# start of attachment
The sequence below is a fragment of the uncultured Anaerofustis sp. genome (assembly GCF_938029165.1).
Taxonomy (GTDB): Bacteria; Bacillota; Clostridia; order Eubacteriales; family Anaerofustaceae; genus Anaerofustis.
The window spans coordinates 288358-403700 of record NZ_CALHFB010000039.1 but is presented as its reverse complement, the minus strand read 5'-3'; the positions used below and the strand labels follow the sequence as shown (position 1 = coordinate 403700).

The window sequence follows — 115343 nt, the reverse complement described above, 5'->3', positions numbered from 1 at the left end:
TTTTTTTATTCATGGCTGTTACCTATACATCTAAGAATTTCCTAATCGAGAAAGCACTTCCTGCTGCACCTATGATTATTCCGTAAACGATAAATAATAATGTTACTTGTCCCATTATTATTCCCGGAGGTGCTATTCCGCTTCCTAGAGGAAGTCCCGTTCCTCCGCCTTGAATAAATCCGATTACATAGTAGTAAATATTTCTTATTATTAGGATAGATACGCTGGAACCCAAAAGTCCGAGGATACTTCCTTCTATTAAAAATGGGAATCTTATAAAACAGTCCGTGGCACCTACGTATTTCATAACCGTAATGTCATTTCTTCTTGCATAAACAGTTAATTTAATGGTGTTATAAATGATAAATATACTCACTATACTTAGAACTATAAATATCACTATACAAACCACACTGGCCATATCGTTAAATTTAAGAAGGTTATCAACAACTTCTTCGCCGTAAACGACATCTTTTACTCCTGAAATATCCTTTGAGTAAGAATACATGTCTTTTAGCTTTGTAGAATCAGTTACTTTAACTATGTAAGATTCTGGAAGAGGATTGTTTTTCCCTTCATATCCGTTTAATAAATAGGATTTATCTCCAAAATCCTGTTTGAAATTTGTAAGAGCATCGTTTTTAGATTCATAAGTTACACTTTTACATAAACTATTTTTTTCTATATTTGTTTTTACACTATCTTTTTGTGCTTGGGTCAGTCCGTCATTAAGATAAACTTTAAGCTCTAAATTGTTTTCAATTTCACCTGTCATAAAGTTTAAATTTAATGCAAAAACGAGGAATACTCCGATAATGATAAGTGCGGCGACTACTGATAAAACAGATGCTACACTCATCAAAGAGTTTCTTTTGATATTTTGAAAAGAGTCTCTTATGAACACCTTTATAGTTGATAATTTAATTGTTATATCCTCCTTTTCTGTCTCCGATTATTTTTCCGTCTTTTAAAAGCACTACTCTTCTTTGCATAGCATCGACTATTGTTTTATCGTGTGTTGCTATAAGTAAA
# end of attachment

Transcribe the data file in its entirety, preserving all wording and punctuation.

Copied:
The sequence below is a fragment of the uncultured Anaerofustis sp. genome (assembly GCF_938029165.1).
Taxonomy (GTDB): Bacteria; Bacillota; Clostridia; order Eubacteriales; family Anaerofustaceae; genus Anaerofustis.
The window spans coordinates 288358-403700 of record NZ_CALHFB010000039.1 but is presented as its reverse complement, the minus strand read 5'-3'; the positions used below and the strand labels follow the sequence as shown (position 1 = coordinate 403700).

The window sequence follows — 115343 nt, the reverse complement described above, 5'->3', positions numbered from 1 at the left end:
TTTTTTTATTCATGGCTGTTACCTATACATCTAAGAATTTCCTAATCGAGAAAGCACTTCCTGCTGCACCTATGATTATTCCGTAAACGATAAATAATAATGTTACTTGTCCCATTATTATTCCCGGAGGTGCTATTCCGCTTCCTAGAGGAAGTCCCGTTCCTCCGCCTTGAATAAATCCGATTACATAGTAGTAAATATTTCTTATTATTAGGATAGATACGCTGGAACCCAAAAGTCCGAGGATACTTCCTTCTATTAAAAATGGGAATCTTATAAAACAGTCCGTGGCACCTACGTATTTCATAACCGTAATGTCATTTCTTCTTGCATAAACAGTTAATTTAATGGTGTTATAAATGATAAATATACTCACTATACTTAGAACTATAAATATCACTATACAAACCACACTGGCCATATCGTTAAATTTAAGAAGGTTATCAACAACTTCTTCGCCGTAAACGACATCTTTTACTCCTGAAATATCCTTTGAGTAAGAATACATGTCTTTTAGCTTTGTAGAATCAGTTACTTTAACTATGTAAGATTCTGGAAGAGGATTGTTTTTCCCTTCATATCCGTTTAATAAATAGGATTTATCTCCAAAATCCTGTTTGAAATTTGTAAGAGCATCGTTTTTAGATTCATAAGTTACACTTTTACATAAACTATTTTTTTCTATATTTGTTTTTACACTATCTTTTTGTGCTTGGGTCAGTCCGTCATTAAGATAAACTTTAAGCTCTAAATTGTTTTCAATTTCACCTGTCATAAAGTTTAAATTTAATGCAAAAACGAGGAATACTCCGATAATGATAAGTGCGGCGACTACTGATAAAACAGATGCTACACTCATCAAAGAGTTTCTTTTGATATTTTGAAAAGAGTCTCTTATGAACACCTTTATAGTTGATAATTTAATTGTTATATCCTCCTTTTCTGTCTCCGATTATTTTTCCGTCTTTTAAAAGCACTACTCTTCTTTGCATAGCATCGACTATTGTTTTATCGTGTGTTGCTATAAGTAAA